Hoarding in Elders - A Growing Problem

How to Work with a Loved One to Unclutter

hoarding in seniors
Hoarding tendencies grow as you age. Work with a loved one to un-clutter their mind and household. Getty Images

A study by researchers at Johns Hopkins revealed that about 4 percent of the population shows hoarding behavior, but that percentage goes up to 6.2 in people over 55. There is some research that exists suggesting that people who go on to develop Alzheimer's may have hoarding tendencies prior to being diagnosed. Hoarding in elders in a growing problem. But you can work with a loved one to un-clutter both their mind and their household.

Underlying Causes of Hoarding

  • Hoarding could have started at a younger age and grown worse over time so an addiction that developed earlier is just continuing.
  • More often, the situation of a senior changes. Research suggests pre-Alzheimer's personality may trigger hoarding behavior and we have a tendency to accumulate more stuff as we age and to keep it.
  • A health issue may prevent someone from being able to deal with the clutter.
  • When a senior is lonely or depressed, things take the place of people.
  • Sometimes a person does not know how to get rid of possessions. They are overwhelmed and embarrassed.
  • There could be a sentimental attachment to things, a sense of loyalty to keep gifts from family and friends for example.

Signs that Someone is Hoarding

Look for these signs.

  • Piles of mail and unpaid bills
  • Difficulty walking safely through a home
  • Expired food in the refrigerator
  • Jammed closets and drawers
  • Compulsive shopping
  • Difficulty deciding whether to discard items
  • Picking up free, unneeded or worthless items
  • Using the bathtub or the bed for storage

Dangers of Hoarding

How You Can Help Someone Unclutter

  • Have to ease into the conversation. Some hoarders are proud of their collection and may want no parts of de-cluttering. Clutter is all about control. Remind your loved ones if they don't decide where something will go, someone else will. Use logic to help seniors understand it's O.K. to let go.
  • Start with the health and safety issues. Remind your loved ones that too much clutter can actually keep them from being safe in their homes, which could jeopardize their ability to stay at home.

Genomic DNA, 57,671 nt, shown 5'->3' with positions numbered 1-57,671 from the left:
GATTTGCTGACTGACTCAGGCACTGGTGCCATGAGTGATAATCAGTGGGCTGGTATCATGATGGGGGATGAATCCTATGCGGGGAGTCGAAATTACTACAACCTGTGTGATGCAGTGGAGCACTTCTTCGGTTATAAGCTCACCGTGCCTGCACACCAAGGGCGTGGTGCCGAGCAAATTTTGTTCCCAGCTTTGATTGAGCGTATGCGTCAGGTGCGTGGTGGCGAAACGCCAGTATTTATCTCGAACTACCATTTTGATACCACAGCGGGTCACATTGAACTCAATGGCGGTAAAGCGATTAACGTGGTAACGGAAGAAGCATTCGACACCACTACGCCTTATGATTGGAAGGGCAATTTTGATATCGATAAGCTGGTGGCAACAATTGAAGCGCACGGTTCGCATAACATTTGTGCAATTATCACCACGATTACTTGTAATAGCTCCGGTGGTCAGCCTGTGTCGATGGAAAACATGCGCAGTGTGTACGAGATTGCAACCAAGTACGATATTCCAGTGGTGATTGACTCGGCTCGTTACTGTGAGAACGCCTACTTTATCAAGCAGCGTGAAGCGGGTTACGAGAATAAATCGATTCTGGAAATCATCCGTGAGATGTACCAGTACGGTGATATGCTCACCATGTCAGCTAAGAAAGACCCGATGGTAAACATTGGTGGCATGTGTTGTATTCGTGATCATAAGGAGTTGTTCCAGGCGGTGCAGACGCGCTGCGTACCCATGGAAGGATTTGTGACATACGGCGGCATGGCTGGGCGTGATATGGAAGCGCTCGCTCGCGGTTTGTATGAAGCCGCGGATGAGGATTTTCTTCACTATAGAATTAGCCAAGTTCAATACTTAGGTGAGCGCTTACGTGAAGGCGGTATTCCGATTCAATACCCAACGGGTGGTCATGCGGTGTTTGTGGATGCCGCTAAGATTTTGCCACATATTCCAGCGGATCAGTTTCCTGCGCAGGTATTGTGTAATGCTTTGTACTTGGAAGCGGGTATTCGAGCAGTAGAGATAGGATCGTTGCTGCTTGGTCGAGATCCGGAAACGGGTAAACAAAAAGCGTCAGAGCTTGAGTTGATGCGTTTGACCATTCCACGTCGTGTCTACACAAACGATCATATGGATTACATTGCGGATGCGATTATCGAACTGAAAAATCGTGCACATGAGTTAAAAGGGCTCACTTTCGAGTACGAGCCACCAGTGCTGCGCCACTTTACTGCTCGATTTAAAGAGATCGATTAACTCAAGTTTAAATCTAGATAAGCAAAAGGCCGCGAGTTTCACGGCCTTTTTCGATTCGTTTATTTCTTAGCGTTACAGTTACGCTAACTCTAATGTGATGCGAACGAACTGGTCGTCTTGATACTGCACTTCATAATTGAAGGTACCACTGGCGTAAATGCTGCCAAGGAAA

• Be non-judgmental. If the hoarder feels judged or disapproved of, the ability to achieve change is reduced.
  • Find low hanging fruit. Start with areas of the home that is less complex so the person can experience accomplishment. Remove items agreed upon immediately so there is no“removal remorse.”
  • Cheer small victories.
  • Look at the charitable issue. Most hoarders believe that virtually every item has a use, and that “somewhere out there” is a person who needs or can use the particular item. Maintaining a list of charitable agencies. Ask seniors to fill a box with clothing they don't wear much and make a list of the items in the box. Agree that if they have not gone back to the box in six months to wear the item, they will donate that to charity.
  • Similarly one person’s trash is another’s treasure. Find out how much the heirlooms are worth. Consult a local antique dealer. For the money motivated, resale can be a great inducer to declutter the home.
  • If someone has sentimental attachment say to a prom dress. Save only a piece of the dress to make a quilt or display in a shadow box. Scrapbooking and converting photos to DVDs.
  • Practical - Establish online bill paying. Get them off junk mail lists, which can put them at risk for identity theft. Buy a shredder.
  • Consider the services of a professional organizer. Enlist a cleaning crew.

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